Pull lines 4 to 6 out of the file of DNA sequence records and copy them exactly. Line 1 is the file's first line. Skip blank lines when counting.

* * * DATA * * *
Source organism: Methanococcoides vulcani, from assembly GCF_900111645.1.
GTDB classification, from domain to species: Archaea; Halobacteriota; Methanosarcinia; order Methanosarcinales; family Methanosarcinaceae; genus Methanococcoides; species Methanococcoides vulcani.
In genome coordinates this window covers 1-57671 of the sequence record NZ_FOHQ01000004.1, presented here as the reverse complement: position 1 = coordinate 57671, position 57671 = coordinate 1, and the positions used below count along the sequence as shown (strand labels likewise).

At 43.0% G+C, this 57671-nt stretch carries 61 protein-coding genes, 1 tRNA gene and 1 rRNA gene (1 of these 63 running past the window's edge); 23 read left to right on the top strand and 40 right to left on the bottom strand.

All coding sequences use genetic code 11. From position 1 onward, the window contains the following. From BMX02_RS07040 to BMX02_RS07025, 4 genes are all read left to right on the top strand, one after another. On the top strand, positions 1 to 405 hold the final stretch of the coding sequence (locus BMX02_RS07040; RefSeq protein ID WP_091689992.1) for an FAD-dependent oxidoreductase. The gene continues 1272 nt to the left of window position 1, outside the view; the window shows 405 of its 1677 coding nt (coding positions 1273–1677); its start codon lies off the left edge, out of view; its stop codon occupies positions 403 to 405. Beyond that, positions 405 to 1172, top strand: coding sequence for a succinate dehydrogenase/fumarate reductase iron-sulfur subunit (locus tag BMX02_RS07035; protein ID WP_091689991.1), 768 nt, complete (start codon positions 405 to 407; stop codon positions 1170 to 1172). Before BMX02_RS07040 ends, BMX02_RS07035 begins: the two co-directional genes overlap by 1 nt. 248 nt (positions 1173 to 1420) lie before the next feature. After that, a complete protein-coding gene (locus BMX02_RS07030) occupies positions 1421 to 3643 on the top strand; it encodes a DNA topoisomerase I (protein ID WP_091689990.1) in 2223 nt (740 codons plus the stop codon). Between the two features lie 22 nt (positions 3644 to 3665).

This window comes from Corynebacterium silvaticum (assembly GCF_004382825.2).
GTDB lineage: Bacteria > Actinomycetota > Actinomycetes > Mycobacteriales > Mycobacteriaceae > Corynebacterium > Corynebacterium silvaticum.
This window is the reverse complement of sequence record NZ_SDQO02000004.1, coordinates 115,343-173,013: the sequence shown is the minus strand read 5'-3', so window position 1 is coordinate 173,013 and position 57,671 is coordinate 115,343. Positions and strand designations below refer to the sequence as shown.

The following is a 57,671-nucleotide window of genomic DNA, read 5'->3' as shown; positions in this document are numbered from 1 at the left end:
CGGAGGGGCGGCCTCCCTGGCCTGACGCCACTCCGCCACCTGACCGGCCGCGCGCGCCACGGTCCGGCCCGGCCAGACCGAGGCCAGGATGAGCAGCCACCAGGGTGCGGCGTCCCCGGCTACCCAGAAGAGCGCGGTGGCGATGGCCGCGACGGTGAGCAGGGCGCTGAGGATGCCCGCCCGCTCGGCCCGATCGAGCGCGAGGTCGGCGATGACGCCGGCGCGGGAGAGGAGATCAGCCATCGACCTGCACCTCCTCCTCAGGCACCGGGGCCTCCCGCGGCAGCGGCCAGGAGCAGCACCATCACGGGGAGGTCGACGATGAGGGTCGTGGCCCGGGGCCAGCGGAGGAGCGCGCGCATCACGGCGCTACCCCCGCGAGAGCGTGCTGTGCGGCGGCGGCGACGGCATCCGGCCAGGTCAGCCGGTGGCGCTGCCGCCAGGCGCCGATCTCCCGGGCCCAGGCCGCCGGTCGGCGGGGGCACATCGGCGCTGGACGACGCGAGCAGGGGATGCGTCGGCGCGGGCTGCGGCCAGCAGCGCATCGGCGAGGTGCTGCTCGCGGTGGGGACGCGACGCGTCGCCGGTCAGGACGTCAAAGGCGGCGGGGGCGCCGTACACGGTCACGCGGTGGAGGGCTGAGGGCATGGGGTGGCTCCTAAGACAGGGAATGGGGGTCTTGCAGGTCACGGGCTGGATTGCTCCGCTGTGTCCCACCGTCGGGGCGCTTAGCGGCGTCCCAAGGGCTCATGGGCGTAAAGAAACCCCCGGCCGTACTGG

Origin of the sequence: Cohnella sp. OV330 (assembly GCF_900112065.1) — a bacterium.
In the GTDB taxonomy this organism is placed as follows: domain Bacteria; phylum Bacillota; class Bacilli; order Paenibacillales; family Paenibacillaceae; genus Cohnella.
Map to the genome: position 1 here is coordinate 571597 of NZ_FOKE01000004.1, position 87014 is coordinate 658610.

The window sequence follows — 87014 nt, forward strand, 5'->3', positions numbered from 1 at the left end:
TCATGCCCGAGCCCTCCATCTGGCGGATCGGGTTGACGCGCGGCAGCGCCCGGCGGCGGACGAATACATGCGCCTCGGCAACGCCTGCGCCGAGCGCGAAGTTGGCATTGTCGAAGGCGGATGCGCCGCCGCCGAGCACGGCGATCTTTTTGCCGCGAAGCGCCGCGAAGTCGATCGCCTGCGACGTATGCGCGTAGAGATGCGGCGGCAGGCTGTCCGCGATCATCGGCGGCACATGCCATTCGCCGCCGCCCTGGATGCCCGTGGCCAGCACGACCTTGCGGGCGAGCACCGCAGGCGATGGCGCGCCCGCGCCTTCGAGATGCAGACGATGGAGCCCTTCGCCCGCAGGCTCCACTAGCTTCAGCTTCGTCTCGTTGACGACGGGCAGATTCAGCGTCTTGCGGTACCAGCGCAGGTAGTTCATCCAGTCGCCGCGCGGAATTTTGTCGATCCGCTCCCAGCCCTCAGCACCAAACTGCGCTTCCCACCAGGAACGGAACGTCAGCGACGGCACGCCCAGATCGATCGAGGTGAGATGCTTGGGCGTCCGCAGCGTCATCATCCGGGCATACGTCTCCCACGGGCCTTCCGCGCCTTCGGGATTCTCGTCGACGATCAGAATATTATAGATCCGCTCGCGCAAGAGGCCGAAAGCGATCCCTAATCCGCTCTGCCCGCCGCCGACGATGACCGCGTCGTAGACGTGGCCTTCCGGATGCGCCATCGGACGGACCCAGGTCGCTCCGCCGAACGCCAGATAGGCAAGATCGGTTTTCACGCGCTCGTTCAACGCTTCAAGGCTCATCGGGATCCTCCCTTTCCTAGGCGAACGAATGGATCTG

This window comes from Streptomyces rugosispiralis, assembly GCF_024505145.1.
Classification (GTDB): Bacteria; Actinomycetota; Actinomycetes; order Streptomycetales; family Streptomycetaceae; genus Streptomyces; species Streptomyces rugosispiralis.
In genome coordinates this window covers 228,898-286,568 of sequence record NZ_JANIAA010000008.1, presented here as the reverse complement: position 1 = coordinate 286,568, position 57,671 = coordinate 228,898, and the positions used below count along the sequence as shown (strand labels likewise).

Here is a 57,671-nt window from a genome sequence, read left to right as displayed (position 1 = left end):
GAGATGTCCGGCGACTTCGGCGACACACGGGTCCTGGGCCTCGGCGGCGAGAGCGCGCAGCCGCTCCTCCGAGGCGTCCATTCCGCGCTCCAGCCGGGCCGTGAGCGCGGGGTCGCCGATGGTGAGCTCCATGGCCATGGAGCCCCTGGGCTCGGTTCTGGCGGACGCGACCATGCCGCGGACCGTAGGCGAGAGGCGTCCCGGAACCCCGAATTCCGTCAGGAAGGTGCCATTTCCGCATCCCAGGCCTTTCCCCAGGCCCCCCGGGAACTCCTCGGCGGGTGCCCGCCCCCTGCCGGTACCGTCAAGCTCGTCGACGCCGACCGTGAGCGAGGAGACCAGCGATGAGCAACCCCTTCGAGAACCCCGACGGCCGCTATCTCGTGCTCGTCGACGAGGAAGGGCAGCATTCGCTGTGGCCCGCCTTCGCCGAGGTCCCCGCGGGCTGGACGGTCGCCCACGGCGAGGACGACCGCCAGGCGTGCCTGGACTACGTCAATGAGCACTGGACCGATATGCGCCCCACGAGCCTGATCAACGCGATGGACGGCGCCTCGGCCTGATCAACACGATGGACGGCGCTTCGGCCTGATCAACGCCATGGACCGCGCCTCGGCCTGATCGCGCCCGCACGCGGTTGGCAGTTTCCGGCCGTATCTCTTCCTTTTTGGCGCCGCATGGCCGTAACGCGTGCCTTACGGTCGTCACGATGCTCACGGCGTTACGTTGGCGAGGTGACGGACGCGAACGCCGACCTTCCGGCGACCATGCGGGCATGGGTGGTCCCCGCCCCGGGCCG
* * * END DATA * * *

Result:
At 43.0% G+C, this 57671-nt stretch carries 61 protein-coding genes, 1 tRNA gene and 1 rRNA gene (1 of these 63 running past the window's edge); 23 read left to right on the top strand and 40 right to left on the bottom strand.

All coding sequences use genetic code 11. From position 1 onward, the window contains the following. From BMX02_RS07040 to BMX02_RS07025, 4 genes are all read left to right on the top strand, one after another. On the top strand, positions 1 to 405 hold the final stretch of the coding sequence (locus BMX02_RS07040; RefSeq protein ID WP_091689992.1) for an FAD-dependent oxidoreductase. The gene continues 1272 nt to the left of window position 1, outside the view; the window shows 405 of its 1677 coding nt (coding positions 1273–1677); its start codon lies off the left edge, out of view; its stop codon occupies positions 403 to 405. Beyond that, positions 405 to 1172, top strand: coding sequence for a succinate dehydrogenase/fumarate reductase iron-sulfur subunit (locus tag BMX02_RS07035; protein ID WP_091689991.1), 768 nt, complete (start codon positions 405 to 407; stop codon positions 1170 to 1172). Before BMX02_RS07040 ends, BMX02_RS07035 begins: the two co-directional genes overlap by 1 nt. 248 nt (positions 1173 to 1420) lie before the next feature. After that, a complete protein-coding gene (locus BMX02_RS07030) occupies positions 1421 to 3643 on the top strand; it encodes a DNA topoisomerase I (protein ID WP_091689990.1) in 2223 nt (740 codons plus the stop codon). Between the two features lie 22 nt (positions 3644 to 3665).

This window comes from Corynebacterium silvaticum (assembly GCF_004382825.2).